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There are a number of css layout patterns you can use when developing a website. Your design could be of fixed-width or it could be fluid or elastic. It might even be a hybrid layout or be responsive to different devices.

What are the pros and cons of some of the common css layouts available to us? Are some layouts preferred over others?

Note: While you can’t always tell from the screenshots throughout this post I’ve tried to match the screenshot with the layout described below it. You can click through on any of the images to see the site in question and then resize your browser of font size to see how the layouts react.

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Coda code editor](http://johnnyimages.qiniudn.com/code-editor.png)
Coda code editor](http://johnnyimages.qiniudn.com/code-editor.png)

6 CSS Layouts

You’re likely familiar with all of the css layouts below, but to make sure we’re on the same page, let’s quickly define each.

  • Fixed-Width — Overall width is fixed with absolute measurements (px). They’re a solution to the lack of control designing for the web.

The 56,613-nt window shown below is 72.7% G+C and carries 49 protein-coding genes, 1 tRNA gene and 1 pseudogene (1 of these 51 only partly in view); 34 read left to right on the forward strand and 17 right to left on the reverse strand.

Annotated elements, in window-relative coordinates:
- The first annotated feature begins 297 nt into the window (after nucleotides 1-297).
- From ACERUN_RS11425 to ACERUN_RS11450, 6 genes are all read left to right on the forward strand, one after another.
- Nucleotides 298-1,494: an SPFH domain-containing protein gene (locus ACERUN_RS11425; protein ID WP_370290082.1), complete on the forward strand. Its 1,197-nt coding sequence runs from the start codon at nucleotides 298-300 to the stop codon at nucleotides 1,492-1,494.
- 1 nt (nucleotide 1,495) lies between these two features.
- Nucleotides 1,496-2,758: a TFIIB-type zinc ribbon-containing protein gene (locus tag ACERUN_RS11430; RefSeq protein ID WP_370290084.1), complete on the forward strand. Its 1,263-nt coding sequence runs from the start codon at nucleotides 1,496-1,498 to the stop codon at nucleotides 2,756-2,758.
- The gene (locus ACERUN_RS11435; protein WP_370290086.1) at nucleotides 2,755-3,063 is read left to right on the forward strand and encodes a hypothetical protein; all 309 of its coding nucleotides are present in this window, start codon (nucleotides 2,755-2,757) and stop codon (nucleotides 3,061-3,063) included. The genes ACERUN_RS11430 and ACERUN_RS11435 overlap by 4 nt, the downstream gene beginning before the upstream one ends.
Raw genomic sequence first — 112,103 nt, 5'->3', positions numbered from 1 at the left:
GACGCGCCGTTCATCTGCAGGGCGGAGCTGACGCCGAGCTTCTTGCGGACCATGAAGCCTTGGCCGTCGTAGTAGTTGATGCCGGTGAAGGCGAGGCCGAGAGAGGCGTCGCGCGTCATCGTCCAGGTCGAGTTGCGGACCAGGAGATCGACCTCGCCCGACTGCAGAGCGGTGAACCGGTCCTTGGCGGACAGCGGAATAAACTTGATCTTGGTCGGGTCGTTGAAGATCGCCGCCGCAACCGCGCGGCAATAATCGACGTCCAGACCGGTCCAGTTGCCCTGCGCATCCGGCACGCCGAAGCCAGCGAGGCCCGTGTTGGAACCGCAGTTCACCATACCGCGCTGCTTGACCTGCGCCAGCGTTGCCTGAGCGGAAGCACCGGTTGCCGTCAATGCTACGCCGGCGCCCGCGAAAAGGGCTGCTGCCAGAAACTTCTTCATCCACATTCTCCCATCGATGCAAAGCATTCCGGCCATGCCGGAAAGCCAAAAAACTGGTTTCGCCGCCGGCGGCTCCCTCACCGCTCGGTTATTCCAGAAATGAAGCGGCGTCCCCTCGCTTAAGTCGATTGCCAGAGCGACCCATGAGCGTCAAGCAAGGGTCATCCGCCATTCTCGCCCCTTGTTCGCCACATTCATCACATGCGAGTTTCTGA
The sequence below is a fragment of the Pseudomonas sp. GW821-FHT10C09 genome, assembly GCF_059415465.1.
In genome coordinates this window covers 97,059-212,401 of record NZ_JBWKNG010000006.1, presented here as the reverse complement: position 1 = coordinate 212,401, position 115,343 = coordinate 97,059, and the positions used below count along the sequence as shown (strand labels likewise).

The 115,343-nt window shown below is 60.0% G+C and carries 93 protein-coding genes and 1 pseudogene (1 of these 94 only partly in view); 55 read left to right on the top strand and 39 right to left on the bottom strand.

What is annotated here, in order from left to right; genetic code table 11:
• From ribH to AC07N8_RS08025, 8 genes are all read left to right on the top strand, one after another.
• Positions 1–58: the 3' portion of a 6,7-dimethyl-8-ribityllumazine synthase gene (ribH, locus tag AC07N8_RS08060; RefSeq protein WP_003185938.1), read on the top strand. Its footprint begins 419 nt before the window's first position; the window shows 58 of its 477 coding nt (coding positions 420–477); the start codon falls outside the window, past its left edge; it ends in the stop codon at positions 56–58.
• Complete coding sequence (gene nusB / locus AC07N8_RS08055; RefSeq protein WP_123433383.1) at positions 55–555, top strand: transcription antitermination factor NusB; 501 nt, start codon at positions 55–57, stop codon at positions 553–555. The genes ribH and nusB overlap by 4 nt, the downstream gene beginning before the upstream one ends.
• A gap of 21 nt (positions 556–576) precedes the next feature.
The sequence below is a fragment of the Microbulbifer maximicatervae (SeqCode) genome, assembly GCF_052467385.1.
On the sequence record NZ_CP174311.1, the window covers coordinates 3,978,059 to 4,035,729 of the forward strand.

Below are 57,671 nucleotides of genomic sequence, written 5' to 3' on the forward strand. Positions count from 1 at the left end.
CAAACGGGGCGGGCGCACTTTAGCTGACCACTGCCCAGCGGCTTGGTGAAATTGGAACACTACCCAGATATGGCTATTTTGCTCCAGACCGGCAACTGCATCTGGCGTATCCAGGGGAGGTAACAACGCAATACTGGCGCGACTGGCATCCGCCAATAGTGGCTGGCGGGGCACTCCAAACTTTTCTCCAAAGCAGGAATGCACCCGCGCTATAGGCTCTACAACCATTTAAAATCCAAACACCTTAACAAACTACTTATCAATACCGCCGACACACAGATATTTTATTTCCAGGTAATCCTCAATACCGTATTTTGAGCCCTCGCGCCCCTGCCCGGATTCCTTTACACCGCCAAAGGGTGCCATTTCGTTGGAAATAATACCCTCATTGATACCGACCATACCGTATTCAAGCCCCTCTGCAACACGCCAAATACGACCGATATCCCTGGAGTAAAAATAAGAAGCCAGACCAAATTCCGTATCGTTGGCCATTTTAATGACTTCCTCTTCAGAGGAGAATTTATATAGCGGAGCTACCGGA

• Fluid/Liquid — Overall width is set in proportion to the browser window (%). They’re a solution to multiple resolutions.
  • Elastic — Overall width is set in proportion to some design element, usually font-size (em). They’re a solution to the control issues with fluid designs
  • Hybrid — Using a combination of fixed and either fluid or elastic design elements. They’re a solution to the cons of all 3 layouts above.
  • Responsive — Using different stylesheets based on possible ranges of widths of the audience. They’re a solution to the multiple devices and resolutions of our audience.
  • Fluid/Elastic Grids — A type of elastic layout that makes use of a grid. They’re a solution to maintaining order inside a dynamic container.

Pay attention to the difference between fluid/liquid layouts and elastic layouts. In both widths are measured relatively.

The difference is that fluid layouts are measured relative to something external to the design (browser window), while elastic layouts are measured relative to something internal to the design (font-size).

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